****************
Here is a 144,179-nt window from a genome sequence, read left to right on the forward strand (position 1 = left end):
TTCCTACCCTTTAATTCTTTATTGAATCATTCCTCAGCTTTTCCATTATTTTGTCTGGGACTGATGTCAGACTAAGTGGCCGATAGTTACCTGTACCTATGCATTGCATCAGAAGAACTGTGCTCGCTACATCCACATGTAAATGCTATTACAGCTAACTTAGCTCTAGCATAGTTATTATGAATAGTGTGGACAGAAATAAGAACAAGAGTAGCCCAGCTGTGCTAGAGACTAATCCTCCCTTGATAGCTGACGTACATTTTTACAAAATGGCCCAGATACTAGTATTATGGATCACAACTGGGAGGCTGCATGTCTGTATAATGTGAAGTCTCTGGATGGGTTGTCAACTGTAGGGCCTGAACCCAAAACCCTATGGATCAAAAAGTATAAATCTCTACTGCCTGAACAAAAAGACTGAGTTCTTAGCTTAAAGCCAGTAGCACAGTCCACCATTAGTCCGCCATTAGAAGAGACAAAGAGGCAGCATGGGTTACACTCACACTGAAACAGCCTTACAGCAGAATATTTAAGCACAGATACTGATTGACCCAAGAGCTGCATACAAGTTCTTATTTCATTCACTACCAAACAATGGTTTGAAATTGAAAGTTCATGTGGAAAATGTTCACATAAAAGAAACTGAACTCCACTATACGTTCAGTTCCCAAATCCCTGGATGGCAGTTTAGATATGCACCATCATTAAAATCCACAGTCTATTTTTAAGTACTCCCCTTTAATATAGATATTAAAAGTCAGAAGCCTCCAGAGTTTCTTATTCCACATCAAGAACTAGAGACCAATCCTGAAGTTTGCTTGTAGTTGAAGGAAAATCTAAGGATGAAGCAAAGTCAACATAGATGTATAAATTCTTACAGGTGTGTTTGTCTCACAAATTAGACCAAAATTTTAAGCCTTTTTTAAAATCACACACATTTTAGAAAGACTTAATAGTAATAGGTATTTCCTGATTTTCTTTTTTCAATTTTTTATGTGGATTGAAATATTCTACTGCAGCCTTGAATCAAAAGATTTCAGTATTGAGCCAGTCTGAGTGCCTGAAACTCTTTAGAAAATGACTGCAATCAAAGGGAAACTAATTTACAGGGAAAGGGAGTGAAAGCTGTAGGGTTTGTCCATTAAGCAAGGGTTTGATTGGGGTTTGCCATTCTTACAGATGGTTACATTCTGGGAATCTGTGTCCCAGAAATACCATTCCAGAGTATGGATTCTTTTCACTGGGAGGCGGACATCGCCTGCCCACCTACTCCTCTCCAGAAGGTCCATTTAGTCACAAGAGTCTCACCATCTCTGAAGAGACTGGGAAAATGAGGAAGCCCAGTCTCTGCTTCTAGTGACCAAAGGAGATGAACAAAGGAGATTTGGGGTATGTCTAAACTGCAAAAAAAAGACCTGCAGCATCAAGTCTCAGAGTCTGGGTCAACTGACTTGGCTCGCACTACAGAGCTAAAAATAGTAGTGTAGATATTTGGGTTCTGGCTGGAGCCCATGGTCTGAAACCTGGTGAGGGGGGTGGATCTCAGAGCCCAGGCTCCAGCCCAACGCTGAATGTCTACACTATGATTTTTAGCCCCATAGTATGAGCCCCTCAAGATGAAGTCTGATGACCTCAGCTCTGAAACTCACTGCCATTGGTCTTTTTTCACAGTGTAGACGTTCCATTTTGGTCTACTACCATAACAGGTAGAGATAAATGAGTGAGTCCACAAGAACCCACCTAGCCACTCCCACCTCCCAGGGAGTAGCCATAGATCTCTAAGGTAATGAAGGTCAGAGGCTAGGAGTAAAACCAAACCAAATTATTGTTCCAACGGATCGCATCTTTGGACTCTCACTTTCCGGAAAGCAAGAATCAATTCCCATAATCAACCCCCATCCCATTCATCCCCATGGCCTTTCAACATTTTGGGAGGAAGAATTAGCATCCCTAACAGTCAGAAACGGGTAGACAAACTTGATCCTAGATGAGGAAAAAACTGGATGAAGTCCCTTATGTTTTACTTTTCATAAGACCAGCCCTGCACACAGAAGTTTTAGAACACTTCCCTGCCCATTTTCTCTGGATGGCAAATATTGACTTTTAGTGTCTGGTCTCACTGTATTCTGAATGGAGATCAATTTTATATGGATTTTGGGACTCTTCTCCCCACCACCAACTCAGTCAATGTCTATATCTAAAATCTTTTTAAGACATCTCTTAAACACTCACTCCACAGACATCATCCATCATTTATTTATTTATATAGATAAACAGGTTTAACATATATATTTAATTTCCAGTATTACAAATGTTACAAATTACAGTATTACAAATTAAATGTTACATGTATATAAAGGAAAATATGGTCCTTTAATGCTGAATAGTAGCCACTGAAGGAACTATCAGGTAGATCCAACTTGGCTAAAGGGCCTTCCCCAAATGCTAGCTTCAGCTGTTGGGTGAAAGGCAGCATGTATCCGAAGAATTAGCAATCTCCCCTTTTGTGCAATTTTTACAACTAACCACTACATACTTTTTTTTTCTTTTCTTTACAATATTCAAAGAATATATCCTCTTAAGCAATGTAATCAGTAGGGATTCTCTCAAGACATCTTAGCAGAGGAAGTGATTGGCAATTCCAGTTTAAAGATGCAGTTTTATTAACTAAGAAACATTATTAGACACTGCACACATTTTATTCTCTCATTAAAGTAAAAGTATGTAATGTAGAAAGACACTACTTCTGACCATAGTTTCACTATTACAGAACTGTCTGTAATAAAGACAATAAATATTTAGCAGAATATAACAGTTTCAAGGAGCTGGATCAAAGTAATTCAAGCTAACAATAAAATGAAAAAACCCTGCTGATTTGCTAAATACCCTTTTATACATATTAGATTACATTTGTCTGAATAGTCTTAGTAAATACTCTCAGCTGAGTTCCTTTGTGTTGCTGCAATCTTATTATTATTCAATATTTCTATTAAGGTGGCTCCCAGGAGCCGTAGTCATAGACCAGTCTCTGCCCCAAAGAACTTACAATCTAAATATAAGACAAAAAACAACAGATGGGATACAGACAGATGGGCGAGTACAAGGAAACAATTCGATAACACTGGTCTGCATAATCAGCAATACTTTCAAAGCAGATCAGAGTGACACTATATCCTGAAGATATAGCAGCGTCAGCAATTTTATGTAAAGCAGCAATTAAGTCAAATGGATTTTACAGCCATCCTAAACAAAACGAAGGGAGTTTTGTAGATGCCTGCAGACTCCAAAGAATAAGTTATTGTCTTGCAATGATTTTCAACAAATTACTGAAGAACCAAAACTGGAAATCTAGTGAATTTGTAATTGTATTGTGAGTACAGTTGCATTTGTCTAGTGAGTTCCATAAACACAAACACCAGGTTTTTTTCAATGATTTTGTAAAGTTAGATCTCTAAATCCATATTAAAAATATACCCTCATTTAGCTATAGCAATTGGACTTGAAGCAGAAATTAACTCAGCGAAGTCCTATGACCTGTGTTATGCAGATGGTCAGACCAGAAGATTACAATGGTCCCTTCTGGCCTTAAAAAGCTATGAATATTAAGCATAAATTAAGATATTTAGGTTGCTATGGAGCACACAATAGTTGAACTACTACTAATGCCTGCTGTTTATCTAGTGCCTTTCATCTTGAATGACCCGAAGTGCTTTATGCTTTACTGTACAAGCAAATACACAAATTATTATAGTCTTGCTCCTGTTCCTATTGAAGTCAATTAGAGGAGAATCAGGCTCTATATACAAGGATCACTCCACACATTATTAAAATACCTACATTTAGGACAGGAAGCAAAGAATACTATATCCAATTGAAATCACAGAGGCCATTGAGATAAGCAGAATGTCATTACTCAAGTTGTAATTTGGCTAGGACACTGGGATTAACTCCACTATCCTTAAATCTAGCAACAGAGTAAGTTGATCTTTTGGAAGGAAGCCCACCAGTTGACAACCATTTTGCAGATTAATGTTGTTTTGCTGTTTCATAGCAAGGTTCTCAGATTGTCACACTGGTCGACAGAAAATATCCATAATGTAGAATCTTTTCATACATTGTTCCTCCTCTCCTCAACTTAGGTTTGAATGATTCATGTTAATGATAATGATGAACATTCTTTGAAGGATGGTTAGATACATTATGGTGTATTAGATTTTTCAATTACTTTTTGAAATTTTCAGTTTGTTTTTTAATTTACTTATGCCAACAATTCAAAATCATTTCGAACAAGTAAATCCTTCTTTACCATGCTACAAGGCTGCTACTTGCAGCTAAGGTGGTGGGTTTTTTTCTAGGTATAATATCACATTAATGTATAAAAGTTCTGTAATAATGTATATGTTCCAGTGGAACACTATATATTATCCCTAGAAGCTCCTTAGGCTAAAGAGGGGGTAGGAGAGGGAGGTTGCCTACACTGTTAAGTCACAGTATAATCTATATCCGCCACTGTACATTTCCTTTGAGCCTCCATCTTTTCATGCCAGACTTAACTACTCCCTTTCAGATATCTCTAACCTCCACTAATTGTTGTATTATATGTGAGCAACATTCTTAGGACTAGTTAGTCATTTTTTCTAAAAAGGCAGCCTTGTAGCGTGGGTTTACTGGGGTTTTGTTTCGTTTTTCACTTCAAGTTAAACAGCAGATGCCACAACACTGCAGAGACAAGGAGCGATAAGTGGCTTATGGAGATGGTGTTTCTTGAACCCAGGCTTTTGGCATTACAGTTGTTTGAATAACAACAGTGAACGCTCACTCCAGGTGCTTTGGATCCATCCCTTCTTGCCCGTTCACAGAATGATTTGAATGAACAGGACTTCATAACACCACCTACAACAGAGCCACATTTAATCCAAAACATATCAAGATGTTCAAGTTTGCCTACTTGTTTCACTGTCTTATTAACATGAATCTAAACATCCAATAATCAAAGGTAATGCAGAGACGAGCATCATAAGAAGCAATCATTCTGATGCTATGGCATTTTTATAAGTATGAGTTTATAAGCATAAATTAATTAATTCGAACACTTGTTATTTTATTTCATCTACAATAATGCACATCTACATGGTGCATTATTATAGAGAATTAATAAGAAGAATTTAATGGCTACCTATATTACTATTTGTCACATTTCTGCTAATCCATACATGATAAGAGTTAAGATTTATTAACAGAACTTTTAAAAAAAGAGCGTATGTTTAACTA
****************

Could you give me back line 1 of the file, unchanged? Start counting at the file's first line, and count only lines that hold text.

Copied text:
Here is a 144,179-nt window from a genome sequence, read left to right on the forward strand (position 1 = left end):